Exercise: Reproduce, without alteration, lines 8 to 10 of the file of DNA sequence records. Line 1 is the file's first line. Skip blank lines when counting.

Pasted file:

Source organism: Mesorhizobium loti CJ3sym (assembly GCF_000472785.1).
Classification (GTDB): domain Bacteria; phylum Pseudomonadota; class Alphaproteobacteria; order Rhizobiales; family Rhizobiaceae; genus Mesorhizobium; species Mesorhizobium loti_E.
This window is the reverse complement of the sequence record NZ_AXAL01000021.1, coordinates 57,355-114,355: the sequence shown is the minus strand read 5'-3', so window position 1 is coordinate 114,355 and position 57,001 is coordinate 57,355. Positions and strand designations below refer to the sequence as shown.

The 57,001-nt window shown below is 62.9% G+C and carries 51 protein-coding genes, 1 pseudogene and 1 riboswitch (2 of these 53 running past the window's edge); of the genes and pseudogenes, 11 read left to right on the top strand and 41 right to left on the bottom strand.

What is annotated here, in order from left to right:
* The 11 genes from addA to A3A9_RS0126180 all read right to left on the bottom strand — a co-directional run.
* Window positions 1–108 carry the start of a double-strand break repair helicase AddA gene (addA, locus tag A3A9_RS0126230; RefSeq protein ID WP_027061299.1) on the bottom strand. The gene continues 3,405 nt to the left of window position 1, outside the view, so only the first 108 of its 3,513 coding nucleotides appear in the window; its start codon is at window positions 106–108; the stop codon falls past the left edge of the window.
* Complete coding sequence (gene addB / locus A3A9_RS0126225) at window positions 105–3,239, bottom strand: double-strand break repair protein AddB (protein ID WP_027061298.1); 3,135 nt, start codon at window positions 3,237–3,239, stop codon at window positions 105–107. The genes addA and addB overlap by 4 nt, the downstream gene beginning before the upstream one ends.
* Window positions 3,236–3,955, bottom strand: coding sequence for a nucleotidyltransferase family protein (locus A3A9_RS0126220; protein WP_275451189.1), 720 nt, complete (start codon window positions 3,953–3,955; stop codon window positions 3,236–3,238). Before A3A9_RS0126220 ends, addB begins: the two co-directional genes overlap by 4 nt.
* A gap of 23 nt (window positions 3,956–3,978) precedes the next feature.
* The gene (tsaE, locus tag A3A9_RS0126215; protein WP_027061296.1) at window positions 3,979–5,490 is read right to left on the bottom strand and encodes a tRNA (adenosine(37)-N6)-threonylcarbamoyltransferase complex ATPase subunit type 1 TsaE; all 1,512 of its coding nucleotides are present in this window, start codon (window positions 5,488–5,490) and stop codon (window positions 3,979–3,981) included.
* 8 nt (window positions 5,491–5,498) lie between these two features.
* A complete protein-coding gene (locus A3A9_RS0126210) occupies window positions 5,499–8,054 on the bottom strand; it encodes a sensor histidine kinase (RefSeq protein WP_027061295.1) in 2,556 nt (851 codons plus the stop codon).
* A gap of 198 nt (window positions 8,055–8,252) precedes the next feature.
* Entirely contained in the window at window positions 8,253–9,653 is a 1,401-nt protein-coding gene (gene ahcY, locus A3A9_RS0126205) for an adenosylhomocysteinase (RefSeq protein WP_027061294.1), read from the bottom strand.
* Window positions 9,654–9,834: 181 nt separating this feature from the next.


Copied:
* Complete coding sequence (gene addB / locus A3A9_RS0126225) at window positions 105–3,239, bottom strand: double-strand break repair protein AddB (protein ID WP_027061298.1); 3,135 nt, start codon at window positions 3,237–3,239, stop codon at window positions 105–107. The genes addA and addB overlap by 4 nt, the downstream gene beginning before the upstream one ends.
* Window positions 3,236–3,955, bottom strand: coding sequence for a nucleotidyltransferase family protein (locus A3A9_RS0126220; protein WP_275451189.1), 720 nt, complete (start codon window positions 3,953–3,955; stop codon window positions 3,236–3,238). Before A3A9_RS0126220 ends, addB begins: the two co-directional genes overlap by 4 nt.
* A gap of 23 nt (window positions 3,956–3,978) precedes the next feature.